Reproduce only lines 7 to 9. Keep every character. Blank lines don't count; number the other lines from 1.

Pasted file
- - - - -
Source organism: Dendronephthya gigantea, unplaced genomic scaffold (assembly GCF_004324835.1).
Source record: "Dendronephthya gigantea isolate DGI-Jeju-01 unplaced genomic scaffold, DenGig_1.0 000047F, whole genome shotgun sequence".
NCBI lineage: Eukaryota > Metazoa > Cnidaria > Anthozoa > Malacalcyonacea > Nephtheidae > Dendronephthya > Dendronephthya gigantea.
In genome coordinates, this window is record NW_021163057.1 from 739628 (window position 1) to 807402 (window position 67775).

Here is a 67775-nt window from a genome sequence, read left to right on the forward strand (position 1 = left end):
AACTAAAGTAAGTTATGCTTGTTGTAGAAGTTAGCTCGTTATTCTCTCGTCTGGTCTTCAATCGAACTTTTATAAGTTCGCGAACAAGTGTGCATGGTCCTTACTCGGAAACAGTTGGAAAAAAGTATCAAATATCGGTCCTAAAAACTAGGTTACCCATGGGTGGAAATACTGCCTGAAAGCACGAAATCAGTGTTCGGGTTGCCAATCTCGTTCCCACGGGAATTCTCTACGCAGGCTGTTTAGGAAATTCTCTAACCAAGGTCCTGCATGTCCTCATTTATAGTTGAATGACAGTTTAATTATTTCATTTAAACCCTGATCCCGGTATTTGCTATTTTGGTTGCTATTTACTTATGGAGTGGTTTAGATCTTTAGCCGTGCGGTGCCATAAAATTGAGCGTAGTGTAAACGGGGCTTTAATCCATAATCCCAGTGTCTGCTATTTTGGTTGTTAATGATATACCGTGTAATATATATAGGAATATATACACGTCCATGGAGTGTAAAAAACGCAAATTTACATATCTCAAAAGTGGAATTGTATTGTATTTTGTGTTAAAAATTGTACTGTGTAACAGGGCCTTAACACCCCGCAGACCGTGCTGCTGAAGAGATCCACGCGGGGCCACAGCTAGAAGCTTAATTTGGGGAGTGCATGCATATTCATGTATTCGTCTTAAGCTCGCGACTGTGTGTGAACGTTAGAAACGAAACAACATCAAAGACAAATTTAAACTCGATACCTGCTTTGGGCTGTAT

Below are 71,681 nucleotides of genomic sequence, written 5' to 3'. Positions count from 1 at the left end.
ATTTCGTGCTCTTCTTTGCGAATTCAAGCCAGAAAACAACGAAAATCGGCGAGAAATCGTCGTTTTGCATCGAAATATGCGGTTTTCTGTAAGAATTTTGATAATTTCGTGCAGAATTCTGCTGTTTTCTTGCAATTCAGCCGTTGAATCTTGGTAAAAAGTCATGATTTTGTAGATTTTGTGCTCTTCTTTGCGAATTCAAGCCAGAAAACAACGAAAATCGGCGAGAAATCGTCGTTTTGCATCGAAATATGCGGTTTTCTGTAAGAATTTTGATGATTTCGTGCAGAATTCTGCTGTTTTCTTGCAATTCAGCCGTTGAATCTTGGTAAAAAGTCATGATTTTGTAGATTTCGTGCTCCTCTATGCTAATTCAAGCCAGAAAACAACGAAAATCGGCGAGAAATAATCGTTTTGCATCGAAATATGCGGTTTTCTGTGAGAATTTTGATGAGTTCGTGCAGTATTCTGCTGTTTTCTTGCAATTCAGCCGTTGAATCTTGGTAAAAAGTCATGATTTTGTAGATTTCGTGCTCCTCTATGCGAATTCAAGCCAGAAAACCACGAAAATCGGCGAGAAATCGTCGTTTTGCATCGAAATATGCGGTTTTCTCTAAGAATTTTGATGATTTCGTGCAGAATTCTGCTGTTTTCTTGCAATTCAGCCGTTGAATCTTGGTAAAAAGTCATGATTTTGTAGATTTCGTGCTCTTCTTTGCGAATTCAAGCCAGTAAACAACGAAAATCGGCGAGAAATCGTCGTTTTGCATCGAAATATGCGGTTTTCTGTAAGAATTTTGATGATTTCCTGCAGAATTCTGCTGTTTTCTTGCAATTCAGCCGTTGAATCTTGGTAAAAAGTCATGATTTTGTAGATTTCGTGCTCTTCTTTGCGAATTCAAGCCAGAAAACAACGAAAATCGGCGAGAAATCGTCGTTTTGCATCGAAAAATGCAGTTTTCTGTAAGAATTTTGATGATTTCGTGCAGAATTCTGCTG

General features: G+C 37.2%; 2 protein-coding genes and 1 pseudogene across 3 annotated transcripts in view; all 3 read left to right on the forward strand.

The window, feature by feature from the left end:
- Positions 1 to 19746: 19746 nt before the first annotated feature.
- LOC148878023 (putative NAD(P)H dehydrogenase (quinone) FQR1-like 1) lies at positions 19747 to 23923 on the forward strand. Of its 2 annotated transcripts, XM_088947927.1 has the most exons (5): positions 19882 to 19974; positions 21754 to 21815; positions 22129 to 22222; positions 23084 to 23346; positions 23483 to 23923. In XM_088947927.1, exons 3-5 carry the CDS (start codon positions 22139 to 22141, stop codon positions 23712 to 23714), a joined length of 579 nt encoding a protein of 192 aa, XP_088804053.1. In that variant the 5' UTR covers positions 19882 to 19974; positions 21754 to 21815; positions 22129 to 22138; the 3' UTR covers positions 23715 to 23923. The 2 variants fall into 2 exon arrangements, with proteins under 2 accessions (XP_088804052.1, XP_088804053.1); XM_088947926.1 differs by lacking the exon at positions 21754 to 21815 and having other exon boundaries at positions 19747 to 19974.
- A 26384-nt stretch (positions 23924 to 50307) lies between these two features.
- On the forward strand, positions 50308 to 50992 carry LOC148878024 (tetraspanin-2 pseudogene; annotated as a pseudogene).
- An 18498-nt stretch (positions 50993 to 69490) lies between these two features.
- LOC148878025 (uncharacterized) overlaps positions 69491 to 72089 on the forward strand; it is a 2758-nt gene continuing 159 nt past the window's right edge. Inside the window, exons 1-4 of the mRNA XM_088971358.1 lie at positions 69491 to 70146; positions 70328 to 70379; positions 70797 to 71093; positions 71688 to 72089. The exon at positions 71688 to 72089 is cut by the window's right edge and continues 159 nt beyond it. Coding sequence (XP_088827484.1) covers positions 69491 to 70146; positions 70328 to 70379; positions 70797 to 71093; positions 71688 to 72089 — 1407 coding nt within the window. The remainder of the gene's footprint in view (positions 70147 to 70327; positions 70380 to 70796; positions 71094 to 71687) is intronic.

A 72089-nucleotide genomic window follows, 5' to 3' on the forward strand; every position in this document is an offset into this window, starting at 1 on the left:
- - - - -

Below are 71,681 nucleotides of genomic sequence, written 5' to 3'. Positions count from 1 at the left end.
ATTTCGTGCTCTTCTTTGCGAATTCAAGCCAGAAAACAACGAAAATCGGCGAGAAATCGTCGTTTTGCATCGAAATATGCGGTTTTCTGTAAGAATTTTGATAATTTCGTGCAGAATTCTGCTGTTTTCTTGCAATTCAGCCGTTGAATCTTGGTAAAAAGTCATGATTTTGTAGATTTTGTGCTCTTCTTTGCGAATTCAAGCCAGAAAACAACGAAAATCGGCGAGAAATCGTCGTTTTGCATCGAAATATGCGGTTTTCTGTAAGAATTTTGATGATTTCGTGCAGAATTCTGCTGTTTTCTTGCAATTCAGCCGTTGAATCTTGGTAAAAAGTCATGATTTTGTAGATTTCGTGCTCCTCTATGCTAATTCAAGCCAGAAAACAACGAAAATCGGCGAGAAATAATCGTTTTGCATCGAAATATGCGGTTTTCTGTGAGAATTTTGATGAGTTCGTGCAGTATTCTGCTGTTTTCTTGCAATTCAGCCGTTGAATCTTGGTAAAAAGTCATGATTTTGTAGATTTCGTGCTCCTCTATGCGAATTCAAGCCAGAAAACCACGAAAATCGGCGAGAAATCGTCGTTTTGCATCGAAATATGCGGTTTTCTCTAAGAATTTTGATGATTTCGTGCAGAATTCTGCTGTTTTCTTGCAATTCAGCCGTTGAATCTTGGTAAAAAGTCATGATTTTGTAGATTTCGTGCTCTTCTTTGCGAATTCAAGCCAGTAAACAACGAAAATCGGCGAGAAATCGTCGTTTTGCATCGAAATATGCGGTTTTCTGTAAGAATTTTGATGATTTCCTGCAGAATTCTGCTGTTTTCTTGCAATTCAGCCGTTGAATCTTGGTAAAAAGTCATGATTTTGTAGATTTCGTGCTCTTCTTTGCGAATTCAAGCCAGAAAACAACGAAAATCGGCGAGAAATCGTCGTTTTGCATCGAAAAATGCAGTTTTCTGTAAGAATTTTGATGATTTCGTGCAGAATTCTGCTG

General features: G+C 37.2%; 2 protein-coding genes and 1 pseudogene across 3 annotated transcripts in view; all 3 read left to right on the forward strand.